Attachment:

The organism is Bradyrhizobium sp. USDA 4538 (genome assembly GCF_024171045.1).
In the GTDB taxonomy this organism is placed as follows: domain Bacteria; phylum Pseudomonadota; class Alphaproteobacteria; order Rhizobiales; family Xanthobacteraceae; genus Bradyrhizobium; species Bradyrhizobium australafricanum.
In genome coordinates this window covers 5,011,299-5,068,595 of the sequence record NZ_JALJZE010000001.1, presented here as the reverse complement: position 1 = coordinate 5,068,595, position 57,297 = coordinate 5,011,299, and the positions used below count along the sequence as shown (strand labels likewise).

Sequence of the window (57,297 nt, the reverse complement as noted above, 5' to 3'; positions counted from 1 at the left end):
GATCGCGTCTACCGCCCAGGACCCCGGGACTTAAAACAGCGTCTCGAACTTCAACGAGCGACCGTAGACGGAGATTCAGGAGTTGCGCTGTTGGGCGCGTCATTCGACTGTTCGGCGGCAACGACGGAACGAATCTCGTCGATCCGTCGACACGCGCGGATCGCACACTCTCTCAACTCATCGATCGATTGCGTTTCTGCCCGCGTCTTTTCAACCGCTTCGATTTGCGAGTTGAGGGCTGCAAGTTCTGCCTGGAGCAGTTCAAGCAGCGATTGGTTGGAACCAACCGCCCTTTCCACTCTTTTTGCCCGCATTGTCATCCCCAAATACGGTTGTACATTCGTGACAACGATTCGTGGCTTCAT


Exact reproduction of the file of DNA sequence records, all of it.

The organism is Bradyrhizobium sp. USDA 4538 (genome assembly GCF_024171045.1).
In the GTDB taxonomy this organism is placed as follows: domain Bacteria; phylum Pseudomonadota; class Alphaproteobacteria; order Rhizobiales; family Xanthobacteraceae; genus Bradyrhizobium; species Bradyrhizobium australafricanum.
In genome coordinates this window covers 5,011,299-5,068,595 of the sequence record NZ_JALJZE010000001.1, presented here as the reverse complement: position 1 = coordinate 5,068,595, position 57,297 = coordinate 5,011,299, and the positions used below count along the sequence as shown (strand labels likewise).

Sequence of the window (57,297 nt, the reverse complement as noted above, 5' to 3'; positions counted from 1 at the left end):
GATCGCGTCTACCGCCCAGGACCCCGGGACTTAAAACAGCGTCTCGAACTTCAACGAGCGACCGTAGACGGAGATTCAGGAGTTGCGCTGTTGGGCGCGTCATTCGACTGTTCGGCGGCAACGACGGAACGAATCTCGTCGATCCGTCGACACGCGCGGATCGCACACTCTCTCAACTCATCGATCGATTGCGTTTCTGCCCGCGTCTTTTCAACCGCTTCGATTTGCGAGTTGAGGGCTGCAAGTTCTGCCTGGAGCAGTTCAAGCAGCGATTGGTTGGAACCAACCGCCCTTTCCACTCTTTTTGCCCGCATTGTCATCCCCAAATACGGTTGTACATTCGTGACAACGATTCGTGGCTTCAT